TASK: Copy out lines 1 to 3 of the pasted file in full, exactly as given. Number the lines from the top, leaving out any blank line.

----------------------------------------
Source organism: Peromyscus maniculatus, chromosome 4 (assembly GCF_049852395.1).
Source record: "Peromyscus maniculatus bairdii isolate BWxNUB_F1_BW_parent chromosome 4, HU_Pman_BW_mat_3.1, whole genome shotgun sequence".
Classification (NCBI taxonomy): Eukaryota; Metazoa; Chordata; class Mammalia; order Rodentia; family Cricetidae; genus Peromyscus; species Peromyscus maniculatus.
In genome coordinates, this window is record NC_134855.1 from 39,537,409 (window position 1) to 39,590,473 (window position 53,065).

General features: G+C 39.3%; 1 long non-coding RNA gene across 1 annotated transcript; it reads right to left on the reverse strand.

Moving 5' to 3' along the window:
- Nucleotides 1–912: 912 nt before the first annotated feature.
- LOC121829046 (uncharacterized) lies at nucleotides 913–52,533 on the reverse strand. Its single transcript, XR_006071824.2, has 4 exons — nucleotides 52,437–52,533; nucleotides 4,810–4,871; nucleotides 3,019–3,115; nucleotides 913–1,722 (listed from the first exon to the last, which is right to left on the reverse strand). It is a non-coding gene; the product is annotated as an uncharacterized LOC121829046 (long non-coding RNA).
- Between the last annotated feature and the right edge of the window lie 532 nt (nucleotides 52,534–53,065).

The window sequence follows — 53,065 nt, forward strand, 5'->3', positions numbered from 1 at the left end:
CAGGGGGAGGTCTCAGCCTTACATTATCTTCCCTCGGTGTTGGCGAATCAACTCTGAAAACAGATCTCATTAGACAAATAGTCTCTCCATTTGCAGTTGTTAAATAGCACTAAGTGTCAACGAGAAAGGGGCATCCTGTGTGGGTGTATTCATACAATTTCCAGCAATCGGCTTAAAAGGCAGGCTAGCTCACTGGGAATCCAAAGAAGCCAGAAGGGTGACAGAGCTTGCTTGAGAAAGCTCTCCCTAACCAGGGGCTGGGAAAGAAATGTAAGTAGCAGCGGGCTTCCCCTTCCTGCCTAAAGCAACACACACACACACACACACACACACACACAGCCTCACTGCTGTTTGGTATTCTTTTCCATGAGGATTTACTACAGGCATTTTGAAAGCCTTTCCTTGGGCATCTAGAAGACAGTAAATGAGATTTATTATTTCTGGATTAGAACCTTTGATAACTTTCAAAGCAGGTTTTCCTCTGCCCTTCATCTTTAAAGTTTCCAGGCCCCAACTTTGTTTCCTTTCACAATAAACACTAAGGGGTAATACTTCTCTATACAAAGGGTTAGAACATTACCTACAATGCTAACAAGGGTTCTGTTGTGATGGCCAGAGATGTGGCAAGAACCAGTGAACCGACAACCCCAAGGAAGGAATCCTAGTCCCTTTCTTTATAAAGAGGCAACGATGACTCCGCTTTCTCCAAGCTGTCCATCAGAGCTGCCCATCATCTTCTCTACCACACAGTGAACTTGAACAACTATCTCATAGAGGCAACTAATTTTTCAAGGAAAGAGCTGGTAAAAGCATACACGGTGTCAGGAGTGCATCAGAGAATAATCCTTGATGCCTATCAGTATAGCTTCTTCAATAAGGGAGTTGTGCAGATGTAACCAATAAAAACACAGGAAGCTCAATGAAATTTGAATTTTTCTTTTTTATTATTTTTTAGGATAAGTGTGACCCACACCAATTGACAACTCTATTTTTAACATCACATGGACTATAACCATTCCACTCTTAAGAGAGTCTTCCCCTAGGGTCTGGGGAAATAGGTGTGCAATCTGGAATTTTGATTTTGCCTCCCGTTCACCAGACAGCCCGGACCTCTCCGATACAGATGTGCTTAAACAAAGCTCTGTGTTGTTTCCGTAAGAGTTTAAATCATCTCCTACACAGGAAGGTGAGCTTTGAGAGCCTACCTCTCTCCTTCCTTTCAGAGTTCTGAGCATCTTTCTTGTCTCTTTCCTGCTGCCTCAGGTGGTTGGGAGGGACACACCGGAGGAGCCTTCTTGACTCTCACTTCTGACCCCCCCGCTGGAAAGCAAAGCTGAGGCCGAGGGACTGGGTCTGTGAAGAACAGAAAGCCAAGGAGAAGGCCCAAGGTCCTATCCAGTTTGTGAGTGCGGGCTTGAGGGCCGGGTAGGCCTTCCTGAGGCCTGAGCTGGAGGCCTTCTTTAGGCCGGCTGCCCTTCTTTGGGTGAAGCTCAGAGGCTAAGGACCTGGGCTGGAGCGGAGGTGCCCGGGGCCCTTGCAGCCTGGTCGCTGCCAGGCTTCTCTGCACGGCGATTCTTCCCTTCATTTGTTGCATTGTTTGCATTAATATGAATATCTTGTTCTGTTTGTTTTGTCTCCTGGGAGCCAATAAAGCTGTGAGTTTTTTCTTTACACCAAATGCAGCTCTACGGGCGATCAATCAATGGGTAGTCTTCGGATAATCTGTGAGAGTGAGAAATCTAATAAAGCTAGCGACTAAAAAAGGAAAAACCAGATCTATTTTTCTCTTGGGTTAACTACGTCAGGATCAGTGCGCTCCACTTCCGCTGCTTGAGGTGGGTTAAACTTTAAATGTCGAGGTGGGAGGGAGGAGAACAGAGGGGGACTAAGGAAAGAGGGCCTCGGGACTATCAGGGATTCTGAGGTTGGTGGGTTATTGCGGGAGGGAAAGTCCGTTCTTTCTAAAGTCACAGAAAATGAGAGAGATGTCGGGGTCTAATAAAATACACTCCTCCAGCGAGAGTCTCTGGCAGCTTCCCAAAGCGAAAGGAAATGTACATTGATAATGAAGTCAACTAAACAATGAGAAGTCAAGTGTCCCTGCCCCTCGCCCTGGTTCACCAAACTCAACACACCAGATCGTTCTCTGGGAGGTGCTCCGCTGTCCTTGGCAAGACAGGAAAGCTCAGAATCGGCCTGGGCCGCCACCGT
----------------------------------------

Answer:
Source organism: Peromyscus maniculatus, chromosome 4 (assembly GCF_049852395.1).
Source record: "Peromyscus maniculatus bairdii isolate BWxNUB_F1_BW_parent chromosome 4, HU_Pman_BW_mat_3.1, whole genome shotgun sequence".
Classification (NCBI taxonomy): Eukaryota; Metazoa; Chordata; class Mammalia; order Rodentia; family Cricetidae; genus Peromyscus; species Peromyscus maniculatus.